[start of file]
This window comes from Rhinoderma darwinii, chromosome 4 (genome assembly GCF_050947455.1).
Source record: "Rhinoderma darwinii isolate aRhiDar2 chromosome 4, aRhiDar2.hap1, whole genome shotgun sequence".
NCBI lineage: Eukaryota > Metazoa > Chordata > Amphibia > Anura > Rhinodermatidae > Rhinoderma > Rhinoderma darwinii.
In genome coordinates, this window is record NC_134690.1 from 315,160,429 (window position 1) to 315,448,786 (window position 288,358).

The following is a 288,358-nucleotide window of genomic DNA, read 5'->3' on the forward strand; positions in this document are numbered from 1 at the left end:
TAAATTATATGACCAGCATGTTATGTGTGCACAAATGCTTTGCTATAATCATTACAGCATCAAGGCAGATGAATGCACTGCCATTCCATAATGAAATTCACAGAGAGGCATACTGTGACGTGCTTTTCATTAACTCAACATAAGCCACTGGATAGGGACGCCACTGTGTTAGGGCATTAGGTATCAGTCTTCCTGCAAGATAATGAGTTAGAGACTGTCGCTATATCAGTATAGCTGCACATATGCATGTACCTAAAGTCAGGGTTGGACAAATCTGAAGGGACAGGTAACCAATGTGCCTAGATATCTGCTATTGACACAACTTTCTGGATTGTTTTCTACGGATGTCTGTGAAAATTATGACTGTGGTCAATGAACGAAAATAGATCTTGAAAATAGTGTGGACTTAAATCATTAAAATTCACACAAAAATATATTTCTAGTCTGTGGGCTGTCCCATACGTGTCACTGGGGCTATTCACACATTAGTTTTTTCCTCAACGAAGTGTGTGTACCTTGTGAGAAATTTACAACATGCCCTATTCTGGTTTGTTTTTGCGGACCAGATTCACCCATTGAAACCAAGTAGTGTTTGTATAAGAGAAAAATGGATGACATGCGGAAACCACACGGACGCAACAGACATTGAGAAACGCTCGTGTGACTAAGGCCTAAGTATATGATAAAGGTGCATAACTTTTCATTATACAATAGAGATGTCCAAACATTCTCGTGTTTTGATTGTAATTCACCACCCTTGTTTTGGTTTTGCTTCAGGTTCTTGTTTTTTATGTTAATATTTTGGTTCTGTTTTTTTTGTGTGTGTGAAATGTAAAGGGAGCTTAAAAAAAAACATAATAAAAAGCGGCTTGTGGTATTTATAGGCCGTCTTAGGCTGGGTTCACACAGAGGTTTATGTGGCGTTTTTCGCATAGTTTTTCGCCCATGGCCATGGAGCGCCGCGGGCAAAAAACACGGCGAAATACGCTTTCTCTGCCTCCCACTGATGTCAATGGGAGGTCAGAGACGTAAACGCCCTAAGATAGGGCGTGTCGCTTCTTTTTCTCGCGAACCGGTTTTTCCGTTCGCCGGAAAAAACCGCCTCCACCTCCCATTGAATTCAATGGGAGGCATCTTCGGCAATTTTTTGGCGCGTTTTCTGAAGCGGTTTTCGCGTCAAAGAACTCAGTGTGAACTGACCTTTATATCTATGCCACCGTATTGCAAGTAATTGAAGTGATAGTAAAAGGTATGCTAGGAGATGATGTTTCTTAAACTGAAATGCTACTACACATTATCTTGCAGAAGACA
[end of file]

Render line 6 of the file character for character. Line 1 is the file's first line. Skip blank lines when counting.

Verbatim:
TAAATTATATGACCAGCATGTTATGTGTGCACAAATGCTTTGCTATAATCATTACAGCATCAAGGCAGATGAATGCACTGCCATTCCATAATGAAATTCACAGAGAGGCATACTGTGACGTGCTTTTCATTAACTCAACATAAGCCACTGGATAGGGACGCCACTGTGTTAGGGCATTAGGTATCAGTCTTCCTGCAAGATAATGAGTTAGAGACTGTCGCTATATCAGTATAGCTGCACATATGCATGTACCTAAAGTCAGGGTTGGACAAATCTGAAGGGACAGGTAACCAATGTGCCTAGATATCTGCTATTGACACAACTTTCTGGATTGTTTTCTACGGATGTCTGTGAAAATTATGACTGTGGTCAATGAACGAAAATAGATCTTGAAAATAGTGTGGACTTAAATCATTAAAATTCACACAAAAATATATTTCTAGTCTGTGGGCTGTCCCATACGTGTCACTGGGGCTATTCACACATTAGTTTTTTCCTCAACGAAGTGTGTGTACCTTGTGAGAAATTTACAACATGCCCTATTCTGGTTTGTTTTTGCGGACCAGATTCACCCATTGAAACCAAGTAGTGTTTGTATAAGAGAAAAATGGATGACATGCGGAAACCACACGGACGCAACAGACATTGAGAAACGCTCGTGTGACTAAGGCCTAAGTATATGATAAAGGTGCATAACTTTTCATTATACAATAGAGATGTCCAAACATTCTCGTGTTTTGATTGTAATTCACCACCCTTGTTTTGGTTTTGCTTCAGGTTCTTGTTTTTTATGTTAATATTTTGGTTCTGTTTTTTTTGTGTGTGTGAAATGTAAAGGGAGCTTAAAAAAAAACATAATAAAAAGCGGCTTGTGGTATTTATAGGCCGTCTTAGGCTGGGTTCACACAGAGGTTTATGTGGCGTTTTTCGCATAGTTTTTCGCCCATGGCCATGGAGCGCCGCGGGCAAAAAACACGGCGAAATACGCTTTCTCTGCCTCCCACTGATGTCAATGGGAGGTCAGAGACGTAAACGCCCTAAGATAGGGCGTGTCGCTTCTTTTTCTCGCGAACCGGTTTTTCCGTTCGCCGGAAAAAACCGCCTCCACCTCCCATTGAATTCAATGGGAGGCATCTTCGGCAATTTTTTGGCGCGTTTTCTGAAGCGGTTTTCGCGTCAAAGAACTCAGTGTGAACTGACCTTTATATCTATGCCACCGTATTGCAAGTAATTGAAGTGATAGTAAAAGGTATGCTAGGAGATGATGTTTCTTAAACTGAAATGCTACTACACATTATCTTGCAGAAGACA